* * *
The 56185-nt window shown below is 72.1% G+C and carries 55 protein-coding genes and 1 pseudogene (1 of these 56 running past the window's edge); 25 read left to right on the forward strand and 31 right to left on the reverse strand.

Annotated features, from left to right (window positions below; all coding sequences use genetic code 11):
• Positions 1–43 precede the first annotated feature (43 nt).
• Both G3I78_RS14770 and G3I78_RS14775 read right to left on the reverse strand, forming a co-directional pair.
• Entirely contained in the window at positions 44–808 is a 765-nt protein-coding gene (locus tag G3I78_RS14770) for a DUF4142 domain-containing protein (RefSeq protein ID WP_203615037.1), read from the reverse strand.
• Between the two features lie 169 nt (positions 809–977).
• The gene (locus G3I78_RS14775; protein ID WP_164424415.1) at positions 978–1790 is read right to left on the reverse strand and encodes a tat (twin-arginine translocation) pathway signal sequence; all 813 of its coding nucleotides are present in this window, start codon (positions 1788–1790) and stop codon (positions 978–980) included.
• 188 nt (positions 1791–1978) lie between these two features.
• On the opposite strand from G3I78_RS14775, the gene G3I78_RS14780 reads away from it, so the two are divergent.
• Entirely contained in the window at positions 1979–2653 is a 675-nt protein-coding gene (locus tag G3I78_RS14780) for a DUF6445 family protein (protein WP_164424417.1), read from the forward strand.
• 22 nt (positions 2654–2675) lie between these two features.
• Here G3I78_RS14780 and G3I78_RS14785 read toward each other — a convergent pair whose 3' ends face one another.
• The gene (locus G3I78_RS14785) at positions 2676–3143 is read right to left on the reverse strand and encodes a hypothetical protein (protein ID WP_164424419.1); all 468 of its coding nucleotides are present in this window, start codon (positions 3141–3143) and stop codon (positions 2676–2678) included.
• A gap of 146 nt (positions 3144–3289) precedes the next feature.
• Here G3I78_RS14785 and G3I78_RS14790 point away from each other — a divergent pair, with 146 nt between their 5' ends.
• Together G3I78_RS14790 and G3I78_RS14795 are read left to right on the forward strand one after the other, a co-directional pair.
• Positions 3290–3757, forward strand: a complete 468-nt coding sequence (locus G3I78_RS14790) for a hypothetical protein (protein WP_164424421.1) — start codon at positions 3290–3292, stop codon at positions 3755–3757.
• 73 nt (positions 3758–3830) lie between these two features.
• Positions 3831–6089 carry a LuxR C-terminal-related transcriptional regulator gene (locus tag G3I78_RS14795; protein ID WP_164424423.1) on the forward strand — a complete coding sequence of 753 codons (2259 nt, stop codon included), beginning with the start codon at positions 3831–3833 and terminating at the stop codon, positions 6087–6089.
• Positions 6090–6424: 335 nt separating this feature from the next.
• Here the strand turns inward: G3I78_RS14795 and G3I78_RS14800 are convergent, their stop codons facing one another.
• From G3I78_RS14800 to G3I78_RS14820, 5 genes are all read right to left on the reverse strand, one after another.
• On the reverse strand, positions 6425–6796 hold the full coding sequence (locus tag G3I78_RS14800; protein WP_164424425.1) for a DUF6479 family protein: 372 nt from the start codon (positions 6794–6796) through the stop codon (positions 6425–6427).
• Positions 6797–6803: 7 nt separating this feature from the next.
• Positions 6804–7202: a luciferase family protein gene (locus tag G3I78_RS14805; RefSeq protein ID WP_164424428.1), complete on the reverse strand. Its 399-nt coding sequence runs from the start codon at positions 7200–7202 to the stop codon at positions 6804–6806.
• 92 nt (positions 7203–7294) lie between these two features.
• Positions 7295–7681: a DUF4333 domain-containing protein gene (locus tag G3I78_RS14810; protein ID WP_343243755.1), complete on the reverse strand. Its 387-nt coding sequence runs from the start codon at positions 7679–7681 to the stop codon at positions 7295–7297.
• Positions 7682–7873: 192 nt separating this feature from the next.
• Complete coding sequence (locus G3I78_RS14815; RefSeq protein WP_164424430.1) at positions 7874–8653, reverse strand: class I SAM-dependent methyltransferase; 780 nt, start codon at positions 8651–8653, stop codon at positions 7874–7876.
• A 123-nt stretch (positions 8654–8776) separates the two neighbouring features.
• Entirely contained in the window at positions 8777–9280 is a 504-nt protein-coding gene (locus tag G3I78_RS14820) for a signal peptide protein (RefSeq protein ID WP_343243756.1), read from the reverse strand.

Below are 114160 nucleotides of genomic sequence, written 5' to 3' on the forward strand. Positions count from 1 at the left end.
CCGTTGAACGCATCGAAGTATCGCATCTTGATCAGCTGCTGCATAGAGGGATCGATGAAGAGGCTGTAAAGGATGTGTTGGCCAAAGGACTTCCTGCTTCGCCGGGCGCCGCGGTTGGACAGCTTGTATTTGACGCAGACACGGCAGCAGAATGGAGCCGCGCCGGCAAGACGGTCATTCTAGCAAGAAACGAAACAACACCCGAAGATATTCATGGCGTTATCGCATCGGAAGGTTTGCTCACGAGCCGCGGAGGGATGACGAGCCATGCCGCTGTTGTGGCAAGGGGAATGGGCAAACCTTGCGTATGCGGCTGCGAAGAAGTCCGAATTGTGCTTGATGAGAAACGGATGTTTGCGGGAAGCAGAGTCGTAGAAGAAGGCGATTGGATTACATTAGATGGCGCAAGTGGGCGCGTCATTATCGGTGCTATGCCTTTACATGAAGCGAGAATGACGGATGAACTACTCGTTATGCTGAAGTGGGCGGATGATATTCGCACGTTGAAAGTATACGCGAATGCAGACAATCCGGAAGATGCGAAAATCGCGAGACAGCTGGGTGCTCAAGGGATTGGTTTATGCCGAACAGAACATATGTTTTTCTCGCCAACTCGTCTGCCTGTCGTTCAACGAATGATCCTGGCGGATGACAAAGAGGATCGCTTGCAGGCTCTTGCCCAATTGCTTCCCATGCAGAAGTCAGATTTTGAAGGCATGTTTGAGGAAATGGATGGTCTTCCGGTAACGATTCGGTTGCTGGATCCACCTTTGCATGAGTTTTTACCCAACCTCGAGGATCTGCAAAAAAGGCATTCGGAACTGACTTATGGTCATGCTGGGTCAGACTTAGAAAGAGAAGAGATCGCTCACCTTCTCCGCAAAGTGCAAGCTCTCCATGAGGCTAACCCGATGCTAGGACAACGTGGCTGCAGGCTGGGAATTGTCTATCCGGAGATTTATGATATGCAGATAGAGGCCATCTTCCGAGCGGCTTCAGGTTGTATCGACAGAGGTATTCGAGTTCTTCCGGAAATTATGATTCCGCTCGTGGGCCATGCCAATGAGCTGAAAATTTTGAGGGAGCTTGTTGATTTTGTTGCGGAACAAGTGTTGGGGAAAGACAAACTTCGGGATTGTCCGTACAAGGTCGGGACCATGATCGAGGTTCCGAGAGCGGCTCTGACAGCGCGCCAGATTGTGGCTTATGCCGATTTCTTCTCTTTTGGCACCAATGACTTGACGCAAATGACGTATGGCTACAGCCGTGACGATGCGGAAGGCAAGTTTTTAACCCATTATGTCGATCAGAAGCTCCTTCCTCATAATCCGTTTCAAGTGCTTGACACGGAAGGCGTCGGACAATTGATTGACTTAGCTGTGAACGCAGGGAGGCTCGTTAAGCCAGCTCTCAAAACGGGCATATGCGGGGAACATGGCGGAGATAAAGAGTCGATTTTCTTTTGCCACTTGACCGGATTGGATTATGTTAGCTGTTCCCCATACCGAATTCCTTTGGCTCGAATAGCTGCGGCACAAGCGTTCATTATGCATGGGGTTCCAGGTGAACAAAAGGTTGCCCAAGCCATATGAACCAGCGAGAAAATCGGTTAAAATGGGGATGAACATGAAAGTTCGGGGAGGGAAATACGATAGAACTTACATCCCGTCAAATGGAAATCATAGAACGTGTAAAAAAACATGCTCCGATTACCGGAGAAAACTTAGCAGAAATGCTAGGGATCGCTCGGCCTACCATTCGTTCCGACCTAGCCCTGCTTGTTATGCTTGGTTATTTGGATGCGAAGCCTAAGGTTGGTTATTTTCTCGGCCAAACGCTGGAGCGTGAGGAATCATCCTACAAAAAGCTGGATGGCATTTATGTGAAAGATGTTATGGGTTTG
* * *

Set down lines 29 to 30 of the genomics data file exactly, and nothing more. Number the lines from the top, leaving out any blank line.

• Complete coding sequence (locus G3I78_RS14815; RefSeq protein WP_164424430.1) at positions 7874–8653, reverse strand: class I SAM-dependent methyltransferase; 780 nt, start codon at positions 8651–8653, stop codon at positions 7874–7876.
• A 123-nt stretch (positions 8654–8776) separates the two neighbouring features.